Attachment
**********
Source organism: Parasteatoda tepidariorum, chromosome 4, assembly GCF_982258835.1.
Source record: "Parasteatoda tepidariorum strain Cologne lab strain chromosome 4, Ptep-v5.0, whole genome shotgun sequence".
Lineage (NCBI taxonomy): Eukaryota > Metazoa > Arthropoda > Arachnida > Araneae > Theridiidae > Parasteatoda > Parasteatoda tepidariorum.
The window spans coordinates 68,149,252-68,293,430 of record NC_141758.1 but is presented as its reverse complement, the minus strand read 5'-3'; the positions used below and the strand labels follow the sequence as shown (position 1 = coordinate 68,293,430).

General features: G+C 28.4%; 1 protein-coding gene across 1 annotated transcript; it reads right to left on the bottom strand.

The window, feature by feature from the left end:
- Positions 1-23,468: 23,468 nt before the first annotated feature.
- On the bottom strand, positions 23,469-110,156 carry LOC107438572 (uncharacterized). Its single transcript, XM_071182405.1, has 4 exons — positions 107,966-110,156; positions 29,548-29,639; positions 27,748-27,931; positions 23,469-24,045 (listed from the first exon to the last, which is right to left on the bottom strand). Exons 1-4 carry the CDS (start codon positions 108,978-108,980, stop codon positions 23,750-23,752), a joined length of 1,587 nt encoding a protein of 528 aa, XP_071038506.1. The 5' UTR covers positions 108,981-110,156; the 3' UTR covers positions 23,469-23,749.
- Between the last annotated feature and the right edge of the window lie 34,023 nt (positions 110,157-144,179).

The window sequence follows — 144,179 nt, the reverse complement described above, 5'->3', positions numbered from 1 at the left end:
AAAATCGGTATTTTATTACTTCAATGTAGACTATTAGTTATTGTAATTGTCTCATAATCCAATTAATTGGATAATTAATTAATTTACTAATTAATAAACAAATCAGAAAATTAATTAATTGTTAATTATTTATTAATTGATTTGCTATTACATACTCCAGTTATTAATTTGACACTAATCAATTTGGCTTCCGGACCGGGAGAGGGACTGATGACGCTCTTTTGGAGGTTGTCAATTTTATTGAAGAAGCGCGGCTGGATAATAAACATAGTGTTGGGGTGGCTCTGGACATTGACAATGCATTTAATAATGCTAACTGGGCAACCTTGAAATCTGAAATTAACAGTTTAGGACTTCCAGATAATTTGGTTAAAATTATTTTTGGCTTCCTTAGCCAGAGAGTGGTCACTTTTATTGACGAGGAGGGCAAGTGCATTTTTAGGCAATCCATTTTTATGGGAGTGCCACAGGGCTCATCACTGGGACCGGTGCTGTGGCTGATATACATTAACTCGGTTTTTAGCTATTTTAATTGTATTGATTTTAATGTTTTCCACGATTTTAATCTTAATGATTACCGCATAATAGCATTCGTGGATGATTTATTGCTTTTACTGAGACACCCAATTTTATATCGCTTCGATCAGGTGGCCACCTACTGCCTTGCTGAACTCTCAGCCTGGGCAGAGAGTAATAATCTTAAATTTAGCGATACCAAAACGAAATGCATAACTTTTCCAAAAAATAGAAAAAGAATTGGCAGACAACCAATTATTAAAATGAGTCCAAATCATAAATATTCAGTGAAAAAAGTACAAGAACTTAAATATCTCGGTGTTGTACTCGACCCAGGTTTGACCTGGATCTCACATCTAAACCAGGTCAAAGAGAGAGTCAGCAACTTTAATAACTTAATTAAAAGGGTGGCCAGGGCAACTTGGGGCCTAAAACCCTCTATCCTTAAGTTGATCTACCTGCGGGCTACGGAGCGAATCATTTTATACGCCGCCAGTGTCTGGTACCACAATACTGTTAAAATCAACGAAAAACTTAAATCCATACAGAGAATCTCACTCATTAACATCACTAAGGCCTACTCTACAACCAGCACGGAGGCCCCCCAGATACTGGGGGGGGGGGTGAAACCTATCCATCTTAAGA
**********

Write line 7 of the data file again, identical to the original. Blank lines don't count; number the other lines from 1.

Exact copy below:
- Positions 1-23,468: 23,468 nt before the first annotated feature.